I worried announcing the special Sundog Lit issue as simply “Roads” would invite either clichés or Kerouac imitations, and I’m invested in the ways in which writers modify, innovate, and deconstruct conventions (essay and road).  So I wondered, “What would imply a voice of distance, of then/now, here/there, Wolfean/Woolfean wisdom?” And then I had it:  “(Letters from).”

  1. Some people claim every essay is an experiment, given the root word assay, or “to try.”  So what, in the current state of the literary essay, makes an essay experimental?  

The essay foregrounds thought, what Phillip Lopate refers to as “an intuitive, groping path” which, paradoxically, is carefully crafted by the writer.  The essay is a sleight of hand.

So in that way, the experiment is the reader’s—we start reading, and we don’t know where we’re going, and we hope to be taken aback by what we find. What did Eric LeMay say on this blog not long ago?  Oh, yes:  “An essay, by its very nature, isn’t finished by an essayist; it’s finished by a reader.”

But I also think an essay is an experiment when it expands our thinking about the possibilities of the essay (form).  Dinah Lenney. Marissa Landrigan. Ander Monson. Always, always, Marcia Aldrich.

Jill Talbot

Jill Talbot

As to the experiment of the “(Letters from) the Road” issue: I’m seeking essays, first person fiction, prose poems, photographs, and digital work in order to usurp genre with mode and create an essayistic issue.

For example, one of my favorite journals is Smokelong Quarterly because each story takes essayistic turns.  Some examples:  Kevin Sampsell’s “True Identity,” Jeff Landon’s “Thirty-Nine Years of Carrie Wallace,” and Jennifer A. Howard’s “Amateur Trailmaking for $1600.”

I recently discovered Anders Carlson-Wee on a night when he read his poems to a hushed room, and I whispered out loud with awe: “Those are essays.”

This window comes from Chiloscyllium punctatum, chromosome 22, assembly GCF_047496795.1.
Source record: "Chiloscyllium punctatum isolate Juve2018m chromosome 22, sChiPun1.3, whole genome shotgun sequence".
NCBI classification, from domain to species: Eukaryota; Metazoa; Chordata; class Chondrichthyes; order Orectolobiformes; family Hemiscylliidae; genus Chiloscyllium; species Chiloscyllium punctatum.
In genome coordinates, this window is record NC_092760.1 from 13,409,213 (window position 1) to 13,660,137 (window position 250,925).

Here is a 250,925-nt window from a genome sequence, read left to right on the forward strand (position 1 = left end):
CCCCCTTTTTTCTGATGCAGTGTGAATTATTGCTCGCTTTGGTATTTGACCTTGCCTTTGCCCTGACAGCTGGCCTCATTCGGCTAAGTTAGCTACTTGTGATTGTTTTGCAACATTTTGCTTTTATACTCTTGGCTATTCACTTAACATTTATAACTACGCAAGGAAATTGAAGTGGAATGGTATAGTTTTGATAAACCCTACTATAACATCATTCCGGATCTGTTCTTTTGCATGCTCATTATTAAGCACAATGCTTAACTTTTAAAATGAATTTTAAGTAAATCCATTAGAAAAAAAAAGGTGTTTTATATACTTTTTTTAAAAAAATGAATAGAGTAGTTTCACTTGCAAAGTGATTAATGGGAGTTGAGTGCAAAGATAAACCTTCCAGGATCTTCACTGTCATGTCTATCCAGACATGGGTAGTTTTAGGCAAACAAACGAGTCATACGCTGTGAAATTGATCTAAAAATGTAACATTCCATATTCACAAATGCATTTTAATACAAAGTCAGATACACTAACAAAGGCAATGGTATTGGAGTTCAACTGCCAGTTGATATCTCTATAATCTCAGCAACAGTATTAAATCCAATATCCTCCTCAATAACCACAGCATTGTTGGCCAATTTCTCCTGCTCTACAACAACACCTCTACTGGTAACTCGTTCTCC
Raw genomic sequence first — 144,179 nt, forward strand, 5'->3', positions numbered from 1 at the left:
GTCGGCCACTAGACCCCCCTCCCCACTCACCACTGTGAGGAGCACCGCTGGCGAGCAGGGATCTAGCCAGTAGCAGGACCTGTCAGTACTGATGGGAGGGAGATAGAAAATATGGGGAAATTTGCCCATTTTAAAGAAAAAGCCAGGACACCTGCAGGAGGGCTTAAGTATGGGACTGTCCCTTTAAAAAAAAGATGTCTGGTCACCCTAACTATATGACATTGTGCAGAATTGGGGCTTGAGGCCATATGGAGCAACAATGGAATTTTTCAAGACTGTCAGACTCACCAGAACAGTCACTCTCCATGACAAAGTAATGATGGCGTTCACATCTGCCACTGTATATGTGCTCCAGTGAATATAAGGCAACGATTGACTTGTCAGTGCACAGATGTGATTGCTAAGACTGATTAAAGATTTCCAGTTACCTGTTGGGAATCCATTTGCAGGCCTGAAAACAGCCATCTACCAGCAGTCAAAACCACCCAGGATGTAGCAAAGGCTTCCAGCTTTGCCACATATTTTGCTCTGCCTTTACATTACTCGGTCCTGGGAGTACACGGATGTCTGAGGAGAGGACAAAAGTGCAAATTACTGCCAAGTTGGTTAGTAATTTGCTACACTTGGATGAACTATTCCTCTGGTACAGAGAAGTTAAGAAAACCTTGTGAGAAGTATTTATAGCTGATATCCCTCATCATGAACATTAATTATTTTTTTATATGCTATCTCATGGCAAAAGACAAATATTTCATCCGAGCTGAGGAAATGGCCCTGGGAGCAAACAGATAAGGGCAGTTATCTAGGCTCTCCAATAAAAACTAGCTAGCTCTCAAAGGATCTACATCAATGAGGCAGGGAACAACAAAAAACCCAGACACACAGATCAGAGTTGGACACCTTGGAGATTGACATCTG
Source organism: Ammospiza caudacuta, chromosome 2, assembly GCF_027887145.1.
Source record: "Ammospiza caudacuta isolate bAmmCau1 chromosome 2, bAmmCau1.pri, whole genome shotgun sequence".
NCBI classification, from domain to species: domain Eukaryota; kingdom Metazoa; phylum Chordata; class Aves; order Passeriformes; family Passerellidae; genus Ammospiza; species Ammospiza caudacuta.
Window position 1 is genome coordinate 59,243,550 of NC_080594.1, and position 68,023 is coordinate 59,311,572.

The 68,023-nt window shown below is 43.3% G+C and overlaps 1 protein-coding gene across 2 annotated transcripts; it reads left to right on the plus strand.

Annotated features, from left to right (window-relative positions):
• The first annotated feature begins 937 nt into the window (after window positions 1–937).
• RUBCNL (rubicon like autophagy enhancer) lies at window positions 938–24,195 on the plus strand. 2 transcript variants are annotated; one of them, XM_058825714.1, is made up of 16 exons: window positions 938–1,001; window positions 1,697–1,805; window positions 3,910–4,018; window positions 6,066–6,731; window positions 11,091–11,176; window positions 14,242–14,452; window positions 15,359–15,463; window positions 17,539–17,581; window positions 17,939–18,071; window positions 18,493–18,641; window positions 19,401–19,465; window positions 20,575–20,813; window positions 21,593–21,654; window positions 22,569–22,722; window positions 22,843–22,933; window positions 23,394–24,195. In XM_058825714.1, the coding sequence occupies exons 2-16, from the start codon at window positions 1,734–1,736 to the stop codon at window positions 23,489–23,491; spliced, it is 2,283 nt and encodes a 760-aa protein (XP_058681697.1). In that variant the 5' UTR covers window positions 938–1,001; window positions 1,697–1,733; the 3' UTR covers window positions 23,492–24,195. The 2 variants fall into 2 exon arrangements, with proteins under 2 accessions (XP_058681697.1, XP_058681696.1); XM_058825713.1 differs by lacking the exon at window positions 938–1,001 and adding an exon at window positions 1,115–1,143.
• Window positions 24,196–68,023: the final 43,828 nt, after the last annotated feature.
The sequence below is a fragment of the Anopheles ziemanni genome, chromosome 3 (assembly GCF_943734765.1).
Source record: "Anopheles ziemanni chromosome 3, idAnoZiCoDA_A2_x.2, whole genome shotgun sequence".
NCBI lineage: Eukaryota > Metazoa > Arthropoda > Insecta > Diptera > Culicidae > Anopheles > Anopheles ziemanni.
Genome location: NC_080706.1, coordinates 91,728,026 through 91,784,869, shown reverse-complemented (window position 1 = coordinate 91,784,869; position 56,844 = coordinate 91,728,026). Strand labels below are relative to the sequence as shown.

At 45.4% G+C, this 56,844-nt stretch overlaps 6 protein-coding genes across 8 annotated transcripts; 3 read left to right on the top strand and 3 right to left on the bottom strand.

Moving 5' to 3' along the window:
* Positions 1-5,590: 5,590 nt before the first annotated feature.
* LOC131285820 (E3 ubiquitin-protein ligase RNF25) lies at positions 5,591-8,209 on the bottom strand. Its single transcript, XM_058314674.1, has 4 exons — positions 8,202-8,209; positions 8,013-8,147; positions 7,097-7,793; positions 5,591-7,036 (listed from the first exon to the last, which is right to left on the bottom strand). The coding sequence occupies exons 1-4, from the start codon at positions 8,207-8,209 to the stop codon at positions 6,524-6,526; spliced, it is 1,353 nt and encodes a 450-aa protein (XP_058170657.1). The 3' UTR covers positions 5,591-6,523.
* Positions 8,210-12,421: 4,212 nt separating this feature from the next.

So my aim for the issue is to expand and extend the idea of “essay” beyond the boundaries of genre.

  1. Which do you like better, Willie Nelson’s “On the Road Again,” or the Beatles’ “Why Don’t We Do it in the Road?”

I am more (“Whiskey River”) Willie than I ever will be Beatle, that’s for sure, but this is an excellent opportunity to highlight the tone of Sundog Lit, a journal that “publishes writing that scorches the earth.”

So if you’re not familiar with the “rusty-nail” writing Sundog Lit publishes, listen to Paul McCartney wail “Let’s Do It In the Road”—his voice a rage, a ruin, the last mile of a day-long, desert-heat drive.

FULL SUBMISSION GUIDELINES TO SUNDOG’S SPECIAL ROAD ISSUE.

On Being an Inept Blogger

January 13, 2014 § 2 Comments

hairskirtOn her not-so-viral Backhand Blog, Marcia Aldrich discusses the perils and pitfalls of following the standard advice, “Your book is coming out? You should start a blog!”

One of my problems in blogging my book to fame was that it concerned suicide. Need I say more? I think I wrote a compelling book on the subject, but I am not a credentialed expert in the field and did not want to set up shop as one. I am a contrarian, as I’ve said, but it’s not just that—there’s something disturbing about me opining on that ultimate subject. Don’t you see the promotional possibilities? my friends asked. I could become an authority, create a publicity persona, speak  knowledgeably about my insights, give advice. Many writers have carved out a niche for themselves doing just this, and very profitably, I was told. My friends named highly visible writers who were also gifted entrepreneurs. There was just one little problem with this scenario: once the book was finished, I’d rather go all Oedipus on my eyes than say more about that suicide, reliving my friend’s death and the involuntary role I played in it. I’d rather have the book languish on the dustiest shelf in the world emporium of remaindered books if to sell it I had to perform his death over and over. I had done that in writing the book, and it was all I could do.

Read Marcia’s Full Post here

Brevity’s AWP Nonfiction Cheat Sheet: Saturday

January 28, 2011 § 2 Comments

And finally ….

Saturday 9 to 10:15 am

Wilson A, B, & C Room
Marriott Wardman Park, Mezzanine Level

S116. Moving Pictures, Moving Words: Essays in the Digital Age. (Ned Stuckey-French, Marcia Aldrich, Rebecca Faery, Doug Hesse, Philip Metres, Wendy Sumner-Winter) This panel will examine the impact of the digital revolution on the essay. We will address the following questions: How are the new media changing the ways we write, read, and teach essays? What can essayists learn from poets, novelists, filmmakers, bloggers, web designers, and hackers about what the digital future may hold? What problems and possibilities do these new essays present to magazine editors, anthologists, and book publishers?